"Music for sure can bring people together with the right message. there's a bunch of Roots songs that speak good messages and try to break down barriers... they speak about injustice and wrongs needing to be right."
Travis Bowlin: Music City Roots
In 1988, Travis Bowlin was born in a little river town just off the Ohio River called Aurora, IN near Cincinnati, Ohio. He found his love for roots music at the age 11, when he starting singing for the honorable Cincinnati Boy Choir in Cincinnati Ohio. Performing at Cincinnati Music Hall and singing the nation anthem at Reds’ major league baseball games. He first discovered his joy for playing instruments at age 15 when he received his grandmother’s old acoustic guitar. Throughout his teenage years Travis was very heavily involved in his school’s music program in both band and choir. Through the school Travis was able to perform solo at Disney World twice, the Indianapolis 500, and Cedar Point (Winning outstanding performer). After high school Travis traveled his Tri-State of Ohio, Kentucky, & Indiana booking as many shows as he could to work on his craft. It wasn’t until 2012 when Travis would sign his 1st independent record deal. This would change things for him, allowing him to learn more about the music business and taking him to Music City (Nashville, TN).
In the Summer of 2015 Travis started building homemade instruments and microphones. After he reserved blessing from the homemade instrument community, Travis started Bowlin’s Box Instruments. Over the last year he has handmade and sold nearly 100 one of a kind instruments all over the U.S, France, and Canada. He specializes in custom Cigar Box Guitars, Basses, Lap Steel’s, Harmonica Microphones, and Cajon’s (Box Drums). Travis felt it was time to take things up a notch. He prepared to release his 3rd studio single “See You Again” hiring world-renowned Blues, Rock, & Roots publicist Betsie Brown of Blind Raccoon Publicity. On June 9th, 2015 “See You Again” was released along with Travis’ 1st full length official music video. He has headlined the Delta Dragon Riverboat Regatta, the Bendigo Blues and Roots Festival, and has shared the bill with Ricky Skaggs, Cyrile Neville, John Mayall, Samantha Fish, Big Something, Eugene “Hideaway Bridges, and Big Smo. 2016 “Best Band in Nashville” Nominee. Travis Bowlin’s second studio album “Secundus” (2018) will be released on Friday, July 13th. His new recording is a flavorful, driven, yet sultry rock/soul/blues opus that takes us from the jazzy, smoky lounge feeling of ‘Casaurina Sand’ to heavy-hitting rock songs like ‘Dancin’ with the Devil.’ The 12 original compositions were recorded at Mainframe Recording Studio with Bowlin serving as producer and Nathan Smith as sound engineer.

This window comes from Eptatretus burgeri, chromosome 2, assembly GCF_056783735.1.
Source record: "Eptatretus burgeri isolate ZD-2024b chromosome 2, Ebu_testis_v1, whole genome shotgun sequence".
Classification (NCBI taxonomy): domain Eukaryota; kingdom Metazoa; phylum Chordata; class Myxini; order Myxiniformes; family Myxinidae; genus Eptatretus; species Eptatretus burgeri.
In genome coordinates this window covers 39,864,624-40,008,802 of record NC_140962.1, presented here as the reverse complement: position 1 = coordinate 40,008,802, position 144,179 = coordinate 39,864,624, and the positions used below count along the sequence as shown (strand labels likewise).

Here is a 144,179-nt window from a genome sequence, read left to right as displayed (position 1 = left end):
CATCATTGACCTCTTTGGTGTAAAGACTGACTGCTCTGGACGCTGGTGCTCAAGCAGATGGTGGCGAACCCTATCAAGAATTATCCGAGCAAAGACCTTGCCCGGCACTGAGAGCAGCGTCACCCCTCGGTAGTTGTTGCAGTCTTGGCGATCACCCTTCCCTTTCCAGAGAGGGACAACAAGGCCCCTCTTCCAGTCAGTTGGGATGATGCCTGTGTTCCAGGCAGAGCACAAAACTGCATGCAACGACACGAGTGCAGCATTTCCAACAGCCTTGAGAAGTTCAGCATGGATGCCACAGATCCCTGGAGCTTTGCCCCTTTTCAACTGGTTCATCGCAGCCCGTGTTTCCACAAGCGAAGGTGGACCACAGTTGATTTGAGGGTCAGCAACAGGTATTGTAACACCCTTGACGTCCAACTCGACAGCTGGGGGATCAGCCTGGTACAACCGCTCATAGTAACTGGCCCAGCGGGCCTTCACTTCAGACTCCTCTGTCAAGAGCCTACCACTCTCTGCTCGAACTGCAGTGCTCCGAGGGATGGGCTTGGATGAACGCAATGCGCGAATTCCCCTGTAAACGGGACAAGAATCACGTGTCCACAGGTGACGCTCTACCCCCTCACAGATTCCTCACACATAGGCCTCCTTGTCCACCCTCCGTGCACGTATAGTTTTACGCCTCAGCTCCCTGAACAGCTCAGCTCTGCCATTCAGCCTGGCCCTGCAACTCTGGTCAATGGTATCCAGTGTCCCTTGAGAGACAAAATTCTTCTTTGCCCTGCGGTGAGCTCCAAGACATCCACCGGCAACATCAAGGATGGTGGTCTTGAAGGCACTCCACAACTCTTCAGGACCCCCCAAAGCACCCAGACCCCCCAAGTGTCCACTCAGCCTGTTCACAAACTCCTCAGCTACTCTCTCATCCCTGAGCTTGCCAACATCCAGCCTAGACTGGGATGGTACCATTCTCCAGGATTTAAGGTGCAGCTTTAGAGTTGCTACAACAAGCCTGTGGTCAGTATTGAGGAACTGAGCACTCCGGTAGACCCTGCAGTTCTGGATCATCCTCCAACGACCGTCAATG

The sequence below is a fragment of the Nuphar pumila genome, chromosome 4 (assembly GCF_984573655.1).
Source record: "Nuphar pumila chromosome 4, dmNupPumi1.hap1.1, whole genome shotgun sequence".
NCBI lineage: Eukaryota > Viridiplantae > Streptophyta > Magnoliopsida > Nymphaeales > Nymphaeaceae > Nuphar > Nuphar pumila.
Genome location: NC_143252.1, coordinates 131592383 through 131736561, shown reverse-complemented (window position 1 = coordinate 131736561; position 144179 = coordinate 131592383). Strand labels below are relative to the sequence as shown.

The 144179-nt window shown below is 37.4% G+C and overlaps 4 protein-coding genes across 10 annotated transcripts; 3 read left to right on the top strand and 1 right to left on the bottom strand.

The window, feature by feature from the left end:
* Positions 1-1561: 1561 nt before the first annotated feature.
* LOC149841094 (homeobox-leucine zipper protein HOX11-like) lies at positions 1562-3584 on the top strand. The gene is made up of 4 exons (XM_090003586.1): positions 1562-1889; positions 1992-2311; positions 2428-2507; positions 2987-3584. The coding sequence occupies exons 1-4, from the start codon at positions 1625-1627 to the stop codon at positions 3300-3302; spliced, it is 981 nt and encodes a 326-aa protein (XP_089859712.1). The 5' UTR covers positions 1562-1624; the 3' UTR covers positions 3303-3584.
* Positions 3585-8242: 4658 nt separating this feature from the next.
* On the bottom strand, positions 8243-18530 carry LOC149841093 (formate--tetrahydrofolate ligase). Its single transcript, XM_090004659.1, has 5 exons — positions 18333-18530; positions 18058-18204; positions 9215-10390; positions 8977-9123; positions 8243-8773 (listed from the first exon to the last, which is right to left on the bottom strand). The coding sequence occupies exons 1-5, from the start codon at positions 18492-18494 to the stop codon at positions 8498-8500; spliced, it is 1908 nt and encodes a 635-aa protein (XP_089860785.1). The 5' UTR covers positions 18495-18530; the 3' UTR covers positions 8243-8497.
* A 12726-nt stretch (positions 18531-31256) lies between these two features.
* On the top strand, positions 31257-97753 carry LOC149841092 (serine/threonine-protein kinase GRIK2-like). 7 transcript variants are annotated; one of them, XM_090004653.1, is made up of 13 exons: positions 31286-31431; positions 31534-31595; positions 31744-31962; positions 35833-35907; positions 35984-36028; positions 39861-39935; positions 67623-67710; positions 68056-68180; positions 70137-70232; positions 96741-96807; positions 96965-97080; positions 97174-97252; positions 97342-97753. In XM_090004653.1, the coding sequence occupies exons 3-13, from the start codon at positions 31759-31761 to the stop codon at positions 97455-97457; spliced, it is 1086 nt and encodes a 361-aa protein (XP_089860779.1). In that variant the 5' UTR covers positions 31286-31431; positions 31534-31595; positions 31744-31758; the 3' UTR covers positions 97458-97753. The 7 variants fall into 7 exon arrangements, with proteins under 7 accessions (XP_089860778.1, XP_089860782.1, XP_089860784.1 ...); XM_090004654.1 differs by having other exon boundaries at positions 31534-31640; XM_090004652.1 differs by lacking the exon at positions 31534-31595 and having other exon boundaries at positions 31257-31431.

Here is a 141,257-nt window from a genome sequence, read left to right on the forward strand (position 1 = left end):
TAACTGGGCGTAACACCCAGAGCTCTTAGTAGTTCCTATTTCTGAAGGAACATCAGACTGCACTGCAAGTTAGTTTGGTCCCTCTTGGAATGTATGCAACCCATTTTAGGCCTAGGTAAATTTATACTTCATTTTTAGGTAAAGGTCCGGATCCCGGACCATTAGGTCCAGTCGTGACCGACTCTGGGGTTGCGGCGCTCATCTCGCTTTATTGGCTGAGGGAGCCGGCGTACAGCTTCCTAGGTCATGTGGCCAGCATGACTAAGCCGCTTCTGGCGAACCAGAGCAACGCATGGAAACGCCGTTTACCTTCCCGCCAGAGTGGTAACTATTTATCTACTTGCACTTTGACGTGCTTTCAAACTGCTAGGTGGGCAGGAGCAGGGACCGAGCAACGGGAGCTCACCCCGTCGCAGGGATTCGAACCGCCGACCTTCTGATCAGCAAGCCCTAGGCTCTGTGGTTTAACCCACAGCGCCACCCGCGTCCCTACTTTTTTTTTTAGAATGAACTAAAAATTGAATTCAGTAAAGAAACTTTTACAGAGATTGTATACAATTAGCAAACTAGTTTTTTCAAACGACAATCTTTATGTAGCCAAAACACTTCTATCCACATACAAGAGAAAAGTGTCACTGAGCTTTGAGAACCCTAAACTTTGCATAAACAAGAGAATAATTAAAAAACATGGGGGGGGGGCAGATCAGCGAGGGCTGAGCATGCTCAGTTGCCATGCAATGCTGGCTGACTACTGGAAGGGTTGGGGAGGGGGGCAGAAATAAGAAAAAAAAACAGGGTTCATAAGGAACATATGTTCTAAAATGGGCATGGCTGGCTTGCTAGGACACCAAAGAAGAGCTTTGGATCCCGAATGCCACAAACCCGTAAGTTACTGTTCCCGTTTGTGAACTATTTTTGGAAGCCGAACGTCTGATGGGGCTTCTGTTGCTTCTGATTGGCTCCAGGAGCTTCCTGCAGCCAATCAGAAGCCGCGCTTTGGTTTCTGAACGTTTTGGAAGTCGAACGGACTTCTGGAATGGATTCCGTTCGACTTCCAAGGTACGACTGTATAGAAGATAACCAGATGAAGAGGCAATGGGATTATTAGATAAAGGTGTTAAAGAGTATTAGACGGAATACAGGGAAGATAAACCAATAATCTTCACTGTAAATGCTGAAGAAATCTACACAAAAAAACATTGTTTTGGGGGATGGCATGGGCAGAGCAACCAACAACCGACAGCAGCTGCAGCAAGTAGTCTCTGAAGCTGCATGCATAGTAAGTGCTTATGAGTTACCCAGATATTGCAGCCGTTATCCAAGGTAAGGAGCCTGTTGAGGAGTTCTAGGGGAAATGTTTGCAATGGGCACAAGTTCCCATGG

How has the Roots and Blues music influenced your views of the world and the journeys you’ve taken?
I think it really kind of channels you more with the earth a little bit or something. This type of music stems from a simpler time but also times of real pain. It's full of emotion and has opened my eyes to a lot of understanding of people and ways of life.
How do you describe your songbook and sound? Where does your creative drive come from?
Life... inspiration is all around us... I always thought when I was a kid I wanted to play like that guy or sing like that person or write a song like that woman... but at the end of the day you're not that person and you're better off playing like you do, singing like you do, and writing songs about what you know... I wasn't born in 1910... I wasn't born in 1950... I was born 1988... there are things that have been said a million times but the key is to say them differently. I can't sing the same things that others do or have because I haven't experienced those things that way and I grew up in the different time. But I still understand the roots of it and the meaning behind it all. This is just my generations way of displaying it.
Which acquaintances have been the most important experiences? What was the best advice anyone ever gave you?
I had the pleasure of hanging out with the Phillips (Sun Records/Studios) a several times and performing at a show they put on a couple years back... they are a real delight. Jerry Phillips told me old stories of his dad Sam Phillips, how he remembered licking envelopes with 45s in them to mail out when he was a kid, and how much his dad (Sam) loved Howlin Wolf. The best advice... Nothing's easy and if it was everyone would be doing it... (work hard)
"I think it really kind of channels you more with the earth a little bit or something. This type of music stems from a simpler time but also times of real pain. It's full of emotion and has opened my eyes to a lot of understanding of people and ways of life."